Maybe they were inspired by the folly of the guy who actually signs the checks, Treasury Secretary Steve Mnuchin, who — spurned from the bat-guano crazy idea of using a military jet for his European honeymoon with his beautiful and utterly vapid Hollywood wife — did manage to fly the taxpayers' Lear jet to see the total eclipse of the sun* sitting on top a mound of gold bars at Fort Knox along with the fabulously attired Louise Linton. Then there's EPA Administrator Scott Pruitt, who apparently watched so many Get Smart** reruns that he spent $25,000 on his own "Cone of Silence" to hold his private talks on how to prop up his favorite toxic-waste dumpers — in addition to wasting money on a huge, unnecessary security detail and (surprise!) lavish jet travel.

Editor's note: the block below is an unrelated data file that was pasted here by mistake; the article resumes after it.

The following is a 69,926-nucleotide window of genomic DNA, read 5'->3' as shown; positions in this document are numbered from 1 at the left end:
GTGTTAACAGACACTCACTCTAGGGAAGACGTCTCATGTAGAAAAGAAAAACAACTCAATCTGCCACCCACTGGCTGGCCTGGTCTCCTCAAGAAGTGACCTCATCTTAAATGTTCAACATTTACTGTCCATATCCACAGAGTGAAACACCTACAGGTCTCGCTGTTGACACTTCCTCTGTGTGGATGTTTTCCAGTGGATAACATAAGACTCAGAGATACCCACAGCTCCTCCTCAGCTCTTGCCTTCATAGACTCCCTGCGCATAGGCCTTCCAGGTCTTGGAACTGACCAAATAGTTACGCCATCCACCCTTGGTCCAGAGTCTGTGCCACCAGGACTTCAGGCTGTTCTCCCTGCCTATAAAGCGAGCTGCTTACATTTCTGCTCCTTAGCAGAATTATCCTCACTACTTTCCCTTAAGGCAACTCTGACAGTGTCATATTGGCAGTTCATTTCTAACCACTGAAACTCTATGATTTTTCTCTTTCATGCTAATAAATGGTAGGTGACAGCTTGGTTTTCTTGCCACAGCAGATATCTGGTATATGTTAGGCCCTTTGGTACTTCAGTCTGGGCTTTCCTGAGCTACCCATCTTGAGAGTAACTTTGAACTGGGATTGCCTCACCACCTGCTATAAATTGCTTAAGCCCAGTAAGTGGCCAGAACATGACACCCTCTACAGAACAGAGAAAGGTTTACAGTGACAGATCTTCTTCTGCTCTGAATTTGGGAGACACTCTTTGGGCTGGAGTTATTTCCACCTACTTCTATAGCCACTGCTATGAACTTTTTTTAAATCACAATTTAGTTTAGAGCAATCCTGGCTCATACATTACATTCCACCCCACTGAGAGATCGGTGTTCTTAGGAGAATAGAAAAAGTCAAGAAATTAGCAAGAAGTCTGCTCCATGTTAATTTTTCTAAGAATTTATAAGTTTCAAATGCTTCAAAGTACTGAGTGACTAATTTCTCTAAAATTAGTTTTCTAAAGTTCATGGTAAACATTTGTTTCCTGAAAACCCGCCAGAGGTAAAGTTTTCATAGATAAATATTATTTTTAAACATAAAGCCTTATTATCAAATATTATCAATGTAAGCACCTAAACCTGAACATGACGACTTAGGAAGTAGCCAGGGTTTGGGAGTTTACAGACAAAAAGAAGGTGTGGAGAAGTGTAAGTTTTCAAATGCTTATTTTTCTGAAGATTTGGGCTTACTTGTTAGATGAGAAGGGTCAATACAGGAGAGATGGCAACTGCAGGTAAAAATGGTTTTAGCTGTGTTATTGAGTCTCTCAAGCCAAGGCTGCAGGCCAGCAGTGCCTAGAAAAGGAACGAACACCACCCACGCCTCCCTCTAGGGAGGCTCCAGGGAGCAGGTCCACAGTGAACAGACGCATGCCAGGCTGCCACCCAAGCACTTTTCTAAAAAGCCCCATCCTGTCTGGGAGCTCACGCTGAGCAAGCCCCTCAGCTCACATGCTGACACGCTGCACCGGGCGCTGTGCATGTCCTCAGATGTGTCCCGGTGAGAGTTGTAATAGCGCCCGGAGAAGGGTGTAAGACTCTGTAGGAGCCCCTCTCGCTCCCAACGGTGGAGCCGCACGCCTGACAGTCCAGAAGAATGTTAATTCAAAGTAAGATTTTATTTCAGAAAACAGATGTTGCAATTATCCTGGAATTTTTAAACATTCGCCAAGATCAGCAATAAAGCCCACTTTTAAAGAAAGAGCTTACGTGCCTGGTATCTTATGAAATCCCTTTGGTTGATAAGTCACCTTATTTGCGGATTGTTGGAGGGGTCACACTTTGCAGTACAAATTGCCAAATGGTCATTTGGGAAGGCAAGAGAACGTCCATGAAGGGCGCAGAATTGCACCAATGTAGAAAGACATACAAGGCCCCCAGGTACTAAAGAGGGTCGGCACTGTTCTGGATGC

Look, let's start with a massive qualifier. The background noise of political corruption in American politics, on every level, is as loud as it's ever been, and — to paraphrase a certain dotard-in-chief — "many sides" are doing it. That includes a Democratic U.S. senator, New Jersey's Robert Menendez, who sits in a Newark courtroom trying to explain away the unconscionable selling of his office, and the rotting Democratic machine here in Philadelphia, as well as a Republican congressman from Western Pennsylvania who was fighting to block your right to an abortion while urging his mistress to get one. There are many reasons for this sad slide, from court rulings that make it easier for crooked pols to get away with it, to voter disgust with The System.